UK and US governments commissioned Bloomberg New Energy Finance (BNEF) to conduct the Climatescope study, the third year it has taken place. The report provides the research needed to drive investment into developing economies and to secure clean, stable energy supplies for millions of the world’s poorest people.
It analysed 58 nations in Africa, Asia, Latin America and the Caribbean for their clean energy performance in 2015, a year which ended with the signing of the Paris Climate Agreement.
In the run-up to the agreement, three quarters of the Climatescope nations submitted or reiterated pledges to cut their future CO2 emissions. An even higher number are now on record with promises to achieve certain clean energy consumption goals in coming years.
Among Climatescope’s key findings:
- Cheap solar, innovative business models, and a new breed of entrepreneurs are revolutionizing how energy access issues are addressed in least developed nations.
- Improving conditions and rising ambitions are reflected in higher scores achieved by the majority of countries surveyed under Climatescope. Chile, Honduras, Kenya, Mexico and Uruguay are the top scorers that recorded the most improvement.
- China and India stood strong in the Climatescope rankings, finishing first and sixth respectively. The largest improvement in the region was achieved by Pakistan which moved to 12th position and nearly made the top 10.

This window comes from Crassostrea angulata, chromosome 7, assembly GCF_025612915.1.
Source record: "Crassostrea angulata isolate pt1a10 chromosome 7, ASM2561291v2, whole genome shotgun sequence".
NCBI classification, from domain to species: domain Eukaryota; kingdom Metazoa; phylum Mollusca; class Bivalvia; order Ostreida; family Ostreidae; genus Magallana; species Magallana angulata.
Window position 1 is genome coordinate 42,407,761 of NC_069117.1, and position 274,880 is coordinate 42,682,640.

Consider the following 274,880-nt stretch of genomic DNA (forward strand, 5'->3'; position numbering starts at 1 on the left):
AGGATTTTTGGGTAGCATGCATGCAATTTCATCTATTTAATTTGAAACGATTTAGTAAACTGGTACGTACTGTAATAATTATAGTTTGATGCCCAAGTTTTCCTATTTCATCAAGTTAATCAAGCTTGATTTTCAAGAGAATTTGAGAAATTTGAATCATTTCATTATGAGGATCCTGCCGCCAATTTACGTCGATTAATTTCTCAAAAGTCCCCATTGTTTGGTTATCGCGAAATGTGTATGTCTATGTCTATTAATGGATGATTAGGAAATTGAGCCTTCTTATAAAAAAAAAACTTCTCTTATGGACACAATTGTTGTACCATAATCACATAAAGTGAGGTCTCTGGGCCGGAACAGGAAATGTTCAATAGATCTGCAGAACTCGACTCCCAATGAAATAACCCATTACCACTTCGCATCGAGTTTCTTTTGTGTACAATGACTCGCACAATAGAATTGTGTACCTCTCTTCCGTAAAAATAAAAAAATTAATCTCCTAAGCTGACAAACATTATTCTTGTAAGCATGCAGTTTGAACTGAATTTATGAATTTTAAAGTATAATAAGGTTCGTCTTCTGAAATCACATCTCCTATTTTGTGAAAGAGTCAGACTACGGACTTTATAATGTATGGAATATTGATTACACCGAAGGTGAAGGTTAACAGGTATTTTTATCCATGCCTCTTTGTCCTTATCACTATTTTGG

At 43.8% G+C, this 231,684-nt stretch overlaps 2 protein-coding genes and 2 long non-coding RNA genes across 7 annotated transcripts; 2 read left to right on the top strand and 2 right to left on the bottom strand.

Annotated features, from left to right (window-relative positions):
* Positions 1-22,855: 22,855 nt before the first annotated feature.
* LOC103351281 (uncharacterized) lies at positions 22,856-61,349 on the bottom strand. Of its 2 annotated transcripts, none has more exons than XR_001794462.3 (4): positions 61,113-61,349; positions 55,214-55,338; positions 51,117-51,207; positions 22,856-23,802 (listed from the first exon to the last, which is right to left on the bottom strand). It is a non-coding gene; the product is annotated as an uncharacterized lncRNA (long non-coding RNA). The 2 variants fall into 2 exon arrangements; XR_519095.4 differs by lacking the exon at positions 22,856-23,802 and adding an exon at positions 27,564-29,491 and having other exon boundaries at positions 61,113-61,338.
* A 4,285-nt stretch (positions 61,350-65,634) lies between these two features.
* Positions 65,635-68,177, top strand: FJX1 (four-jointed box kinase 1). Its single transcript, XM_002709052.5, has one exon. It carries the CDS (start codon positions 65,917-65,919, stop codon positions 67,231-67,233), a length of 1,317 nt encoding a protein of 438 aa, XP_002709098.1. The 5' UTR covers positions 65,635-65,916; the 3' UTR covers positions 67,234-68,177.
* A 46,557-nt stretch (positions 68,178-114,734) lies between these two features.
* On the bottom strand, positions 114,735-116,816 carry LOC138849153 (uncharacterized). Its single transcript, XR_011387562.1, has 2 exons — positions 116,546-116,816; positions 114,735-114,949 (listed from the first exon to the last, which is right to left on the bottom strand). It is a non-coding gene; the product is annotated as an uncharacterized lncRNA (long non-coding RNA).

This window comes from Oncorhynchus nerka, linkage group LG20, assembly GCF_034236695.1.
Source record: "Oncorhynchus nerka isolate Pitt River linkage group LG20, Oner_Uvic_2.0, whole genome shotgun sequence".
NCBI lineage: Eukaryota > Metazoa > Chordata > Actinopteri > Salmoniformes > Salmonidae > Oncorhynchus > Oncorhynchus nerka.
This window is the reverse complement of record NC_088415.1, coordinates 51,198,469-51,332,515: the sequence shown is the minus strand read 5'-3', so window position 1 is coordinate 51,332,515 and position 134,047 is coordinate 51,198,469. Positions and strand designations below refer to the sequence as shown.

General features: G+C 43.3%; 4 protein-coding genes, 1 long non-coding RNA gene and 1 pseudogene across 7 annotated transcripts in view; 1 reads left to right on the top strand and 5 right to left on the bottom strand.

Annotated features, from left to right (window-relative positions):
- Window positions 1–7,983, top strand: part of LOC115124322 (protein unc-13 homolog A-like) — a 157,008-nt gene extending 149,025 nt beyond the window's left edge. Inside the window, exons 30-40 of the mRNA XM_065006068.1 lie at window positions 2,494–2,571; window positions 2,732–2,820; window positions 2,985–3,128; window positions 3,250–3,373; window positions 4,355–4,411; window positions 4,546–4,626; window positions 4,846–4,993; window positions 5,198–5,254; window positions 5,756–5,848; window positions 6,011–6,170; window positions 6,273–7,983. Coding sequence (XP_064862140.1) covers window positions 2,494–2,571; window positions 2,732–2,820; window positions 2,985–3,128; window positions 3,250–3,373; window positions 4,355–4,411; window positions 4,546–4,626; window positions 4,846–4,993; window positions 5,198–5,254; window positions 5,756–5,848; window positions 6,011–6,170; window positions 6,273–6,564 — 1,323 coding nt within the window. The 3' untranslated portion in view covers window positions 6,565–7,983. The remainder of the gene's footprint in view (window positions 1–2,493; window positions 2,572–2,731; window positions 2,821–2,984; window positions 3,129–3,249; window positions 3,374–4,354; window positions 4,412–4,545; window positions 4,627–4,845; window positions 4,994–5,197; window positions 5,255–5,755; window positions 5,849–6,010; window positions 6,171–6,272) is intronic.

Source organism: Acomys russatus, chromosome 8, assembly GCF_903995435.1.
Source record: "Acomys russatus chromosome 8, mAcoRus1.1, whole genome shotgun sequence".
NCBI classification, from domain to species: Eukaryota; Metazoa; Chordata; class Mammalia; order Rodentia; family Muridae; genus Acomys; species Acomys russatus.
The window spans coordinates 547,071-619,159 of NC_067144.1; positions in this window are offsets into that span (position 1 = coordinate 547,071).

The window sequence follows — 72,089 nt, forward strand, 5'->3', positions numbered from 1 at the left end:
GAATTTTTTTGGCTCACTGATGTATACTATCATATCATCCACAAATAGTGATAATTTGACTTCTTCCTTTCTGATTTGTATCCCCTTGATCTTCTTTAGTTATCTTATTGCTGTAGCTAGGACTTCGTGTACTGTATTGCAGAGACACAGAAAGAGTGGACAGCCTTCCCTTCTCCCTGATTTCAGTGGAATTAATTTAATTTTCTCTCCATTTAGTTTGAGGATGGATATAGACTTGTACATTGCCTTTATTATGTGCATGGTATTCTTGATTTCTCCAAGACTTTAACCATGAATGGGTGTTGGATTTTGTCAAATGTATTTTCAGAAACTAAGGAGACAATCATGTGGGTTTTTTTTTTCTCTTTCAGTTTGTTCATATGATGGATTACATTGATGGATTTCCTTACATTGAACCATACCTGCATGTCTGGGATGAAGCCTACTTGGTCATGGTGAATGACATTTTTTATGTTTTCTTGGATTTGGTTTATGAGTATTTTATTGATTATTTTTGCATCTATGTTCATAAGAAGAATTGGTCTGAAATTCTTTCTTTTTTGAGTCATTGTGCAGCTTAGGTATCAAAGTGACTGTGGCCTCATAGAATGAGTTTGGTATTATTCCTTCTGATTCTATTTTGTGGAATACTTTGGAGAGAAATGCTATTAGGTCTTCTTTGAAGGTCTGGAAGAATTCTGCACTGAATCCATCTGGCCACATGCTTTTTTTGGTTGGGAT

- Led by China and India, Asia installed far more clean energy capacity in 2015 than the other 56 countries surveyed by Climatescope combined.
- In 2015, the Climatescope Asia countries secured £102.8bn ($127bn) in clean energy investment, or 82% of what was deployed in the 58 nations surveyed. For the first time, solar surpassed wind by attracting £51.8bn ($64bn), or just over half of total investment.
- South Africa once again was the best scoring Climatescope country in Sub-Saharan Africa thanks to record investment year and finished fifth in the global rankings. The country’s clean energy auction program led to £3.3bn ($4.1bn) of new investment in 2015.
- Clean energy policies are becoming more widely adopted across sub-Saharan Africa. 14 of 19 Climatescope countries from the region have introduced renewable energy targets. Clean energy investment nearly doubled between 2014 and 2015, to reach £4.2bn ($5.2bn).
- Latin America continues to be at the forefront in clean energy development among the nations assessed in Climatescope. However the region secured £17.7bn ($21.9bn) in clean energy in 2015, down £1.2bn ($1.5bn) compared to 2014.
- Brazil has not secured the top ranking in the Latin America and Caribbean region for the frist time. Chile occupies the first position in Latin America mainly due to record investment, which jumped from £1bn ($1.3bn) in 2014 to £2.5bn ($3.2bn) in 2015.